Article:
14. August 2008, 16:45, by Steven Varco

Our new Mailserver

In the beginning of this year, we’ve decided to replace our old mail server, which was pretty at the end of its capacities, dealing with as “little” as 50’000 new mails (sent & received) DAILY for our 1500 mail users.
With also about 800’000 single mails stored, the old mail server ran out of disk space; we surely needed A LOT of disk space and even room for storage expansions.

In may 2008, we evaluted a few server-configurations and finally decided for a Dell 2950, with which we already had good experience from the DB-Servers.

Although they are not as fully equipped as the DB-Servers, it’s a pretty nice configuration for a mailserver; this should allow us to handle all the fast increasing mails for the next few years:

  • Quad-Core Xeon E5430 2.66GHz/2x6MB
  • 8GB RAM (2X4GB dual rank DIMMs)
  • 4 x 146 GB SAS 15k 3.5″ HD (RAID 5); two mounts free for storage expansion
  • Redundant Power Supply

As operating system we installed CentOS 5.1 Linux.

For comparison, our old mailserver was running with Gentoo (since january 2006) and had the following hardware specifications (manually built with self choosen components):

  • Dual P2 2.66GHz
  • 2GB RAM
  • 2x 160GB IDE 7.5k 3.5″ HD (with Software Raid 1)
  • SinglePower Supply
  • 3 unit iron chassis

Just to say, at this time the mailhost was used for a few dozen accounts and never mentioned to handle a lot of mails or accounts.


The migration obviously happened on wednesday

The migration obviously happened on wednesday

Basically we wanted to integrate our actual configuration as good as possible, this included:

  • postfix as SMTP Server
  • courier as IMAP/POP3 Server
  • Maildrop / ClamAV / Spamassassin for filtering anti- virus and spam

Unfortunately two of these components weren’t able on CentOS; namely courier and maildrop.
For maildrop it was however possible to compile an rpm “out of the tar-archive” and for courier we’ve decided to replace it completely by dovecot, rather than “hacking” courier into the system by custom compile it – Too much upgrade hassles for a highly productive system.

In the process of migrating, we also decided to replace the Cyrus-SASL daemon for authentication, because I wanted something documented and functioning – this are definitely not things to describe Cyrus-SASL.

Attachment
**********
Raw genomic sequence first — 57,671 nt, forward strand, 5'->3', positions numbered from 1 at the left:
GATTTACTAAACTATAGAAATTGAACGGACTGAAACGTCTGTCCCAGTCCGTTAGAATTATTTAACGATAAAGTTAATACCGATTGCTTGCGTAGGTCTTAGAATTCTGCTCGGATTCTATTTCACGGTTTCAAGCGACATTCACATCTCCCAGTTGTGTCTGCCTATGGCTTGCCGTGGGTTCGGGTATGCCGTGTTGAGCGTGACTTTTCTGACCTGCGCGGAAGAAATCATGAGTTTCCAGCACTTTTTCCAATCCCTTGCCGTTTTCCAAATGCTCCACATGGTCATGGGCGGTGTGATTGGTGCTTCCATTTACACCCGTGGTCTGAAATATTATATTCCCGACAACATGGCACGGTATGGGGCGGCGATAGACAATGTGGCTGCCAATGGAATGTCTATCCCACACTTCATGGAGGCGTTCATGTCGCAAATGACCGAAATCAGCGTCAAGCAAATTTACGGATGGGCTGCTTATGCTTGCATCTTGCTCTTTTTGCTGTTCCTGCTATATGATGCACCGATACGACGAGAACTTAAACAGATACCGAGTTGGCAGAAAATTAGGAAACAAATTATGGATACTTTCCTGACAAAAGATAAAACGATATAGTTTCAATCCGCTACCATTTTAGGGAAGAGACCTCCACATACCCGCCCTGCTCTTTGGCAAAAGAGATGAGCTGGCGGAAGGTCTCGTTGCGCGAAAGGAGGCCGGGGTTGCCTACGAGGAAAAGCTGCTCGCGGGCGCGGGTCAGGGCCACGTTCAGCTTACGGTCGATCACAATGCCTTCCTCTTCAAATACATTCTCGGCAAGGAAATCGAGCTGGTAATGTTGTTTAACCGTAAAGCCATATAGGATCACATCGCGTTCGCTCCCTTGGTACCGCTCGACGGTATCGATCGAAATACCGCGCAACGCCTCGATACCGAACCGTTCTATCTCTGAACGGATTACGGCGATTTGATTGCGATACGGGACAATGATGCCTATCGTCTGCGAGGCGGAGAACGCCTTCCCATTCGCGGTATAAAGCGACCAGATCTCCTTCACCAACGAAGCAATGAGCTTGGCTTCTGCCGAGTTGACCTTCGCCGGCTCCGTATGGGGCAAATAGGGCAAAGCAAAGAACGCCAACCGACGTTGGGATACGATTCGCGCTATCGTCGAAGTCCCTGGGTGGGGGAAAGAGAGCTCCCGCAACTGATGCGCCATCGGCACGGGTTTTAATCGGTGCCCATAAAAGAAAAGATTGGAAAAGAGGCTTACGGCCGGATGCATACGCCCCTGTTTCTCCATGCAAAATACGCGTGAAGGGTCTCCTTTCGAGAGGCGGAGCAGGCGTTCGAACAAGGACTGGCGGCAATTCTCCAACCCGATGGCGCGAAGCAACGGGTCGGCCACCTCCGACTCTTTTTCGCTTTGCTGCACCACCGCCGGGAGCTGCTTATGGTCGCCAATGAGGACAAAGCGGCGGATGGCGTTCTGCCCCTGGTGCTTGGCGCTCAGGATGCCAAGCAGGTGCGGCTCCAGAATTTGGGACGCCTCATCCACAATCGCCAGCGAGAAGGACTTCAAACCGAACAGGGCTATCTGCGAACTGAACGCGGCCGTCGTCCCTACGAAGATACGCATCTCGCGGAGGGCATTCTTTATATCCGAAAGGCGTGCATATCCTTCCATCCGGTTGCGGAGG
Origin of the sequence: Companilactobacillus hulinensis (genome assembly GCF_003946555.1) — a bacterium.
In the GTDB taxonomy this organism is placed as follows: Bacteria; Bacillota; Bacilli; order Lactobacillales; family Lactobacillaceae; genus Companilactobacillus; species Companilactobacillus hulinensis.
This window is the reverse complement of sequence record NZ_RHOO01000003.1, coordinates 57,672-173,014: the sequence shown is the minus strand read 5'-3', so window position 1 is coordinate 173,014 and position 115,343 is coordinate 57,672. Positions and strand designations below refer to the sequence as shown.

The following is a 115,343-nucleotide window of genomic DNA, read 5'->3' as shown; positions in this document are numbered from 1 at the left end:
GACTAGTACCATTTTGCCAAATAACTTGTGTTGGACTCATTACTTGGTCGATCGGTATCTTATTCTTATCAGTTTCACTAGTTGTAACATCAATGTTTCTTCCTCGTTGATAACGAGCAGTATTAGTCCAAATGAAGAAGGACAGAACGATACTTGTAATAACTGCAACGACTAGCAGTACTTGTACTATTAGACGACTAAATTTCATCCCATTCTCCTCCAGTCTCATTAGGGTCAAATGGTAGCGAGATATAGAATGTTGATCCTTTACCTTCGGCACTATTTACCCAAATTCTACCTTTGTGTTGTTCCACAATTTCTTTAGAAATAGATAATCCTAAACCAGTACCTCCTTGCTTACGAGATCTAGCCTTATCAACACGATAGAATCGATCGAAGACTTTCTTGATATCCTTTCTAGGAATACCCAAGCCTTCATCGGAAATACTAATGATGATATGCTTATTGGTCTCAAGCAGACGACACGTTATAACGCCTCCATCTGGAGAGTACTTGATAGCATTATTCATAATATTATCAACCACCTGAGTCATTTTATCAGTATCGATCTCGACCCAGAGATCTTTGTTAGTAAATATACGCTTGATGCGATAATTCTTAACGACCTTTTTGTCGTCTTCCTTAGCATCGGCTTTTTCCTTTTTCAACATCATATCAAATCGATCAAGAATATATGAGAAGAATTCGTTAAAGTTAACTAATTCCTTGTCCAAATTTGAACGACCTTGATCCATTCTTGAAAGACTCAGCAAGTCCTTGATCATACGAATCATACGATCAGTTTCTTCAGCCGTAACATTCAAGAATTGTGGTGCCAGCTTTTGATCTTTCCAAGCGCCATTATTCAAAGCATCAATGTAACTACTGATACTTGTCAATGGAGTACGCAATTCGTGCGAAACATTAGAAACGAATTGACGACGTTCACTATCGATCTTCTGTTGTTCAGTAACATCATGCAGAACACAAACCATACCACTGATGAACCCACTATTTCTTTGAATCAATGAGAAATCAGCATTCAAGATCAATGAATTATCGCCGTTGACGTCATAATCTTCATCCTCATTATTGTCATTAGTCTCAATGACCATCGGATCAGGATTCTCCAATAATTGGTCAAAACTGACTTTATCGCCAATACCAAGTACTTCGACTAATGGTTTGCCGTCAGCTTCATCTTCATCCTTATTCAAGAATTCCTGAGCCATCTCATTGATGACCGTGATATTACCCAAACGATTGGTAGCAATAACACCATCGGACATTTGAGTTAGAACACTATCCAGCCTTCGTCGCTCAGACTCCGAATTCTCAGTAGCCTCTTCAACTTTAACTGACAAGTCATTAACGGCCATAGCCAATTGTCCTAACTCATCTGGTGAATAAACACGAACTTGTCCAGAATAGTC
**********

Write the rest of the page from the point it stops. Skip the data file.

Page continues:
Instead of, I wanted to do all authentication (SMTP and IMAP/POP3) trough the dovecot server, which has a very clean authentication daemon.

Nice plan, but we still stepped into the problem, that we couldn’t learn maildrop how to authenticate with dovecot-auth; instead we had to install courier-authlib for maildrop. -As, they use the same data-source for user-information anyway, it wasn’t really a big deal.

Next we also wanted to enforce the quota limits now, which was quite easy with dovecot and maildrop. For squirrelmail there is also a nice quota-plugin available which shows the quotas in webmail.

After a lot of testing, we finally migrated the new mail server yesterday and it even functioned from the beginning, with almost no interruption. ;-)

Finally some new advantages we have on our new mailserver:

  • Raid 5 for secure and reliable storage
  • Redundant power supply with autonomous USV machines to prevent outages
  • Daily backup of every mail message to 3 different servers
  • FAST mail delivery: Our statistics show us, that the new mailserver is more than 10 times(!) faster than the old one.
  • Various configuration tweaks, made possible with new software and the improved hardware, ensure that we receive much less incoming spam than before
  • Extensive spam and virus filtering
  • Stable smtp, imap and pop3 services which we can trust
  • Quota: We have now introduced our new quota feature
And here what you’ve all been waiting for: A before-after comparisson between the two mailservers ;-) :
Filed under: Arbeit,IT Infrastructure

1 Comment

  1. […] halte ich recht viel von tilliate.com, zumindest was man in dem techblog liest. Aber der heutige Post über den neuen Mailserver hat mich doch etwas verwundert: which was pretty at the end of its […]

    Pingback by tilliate.com hat ein neuen Mailserver - rumtun Blog — 14. August 2008 @ 18:36

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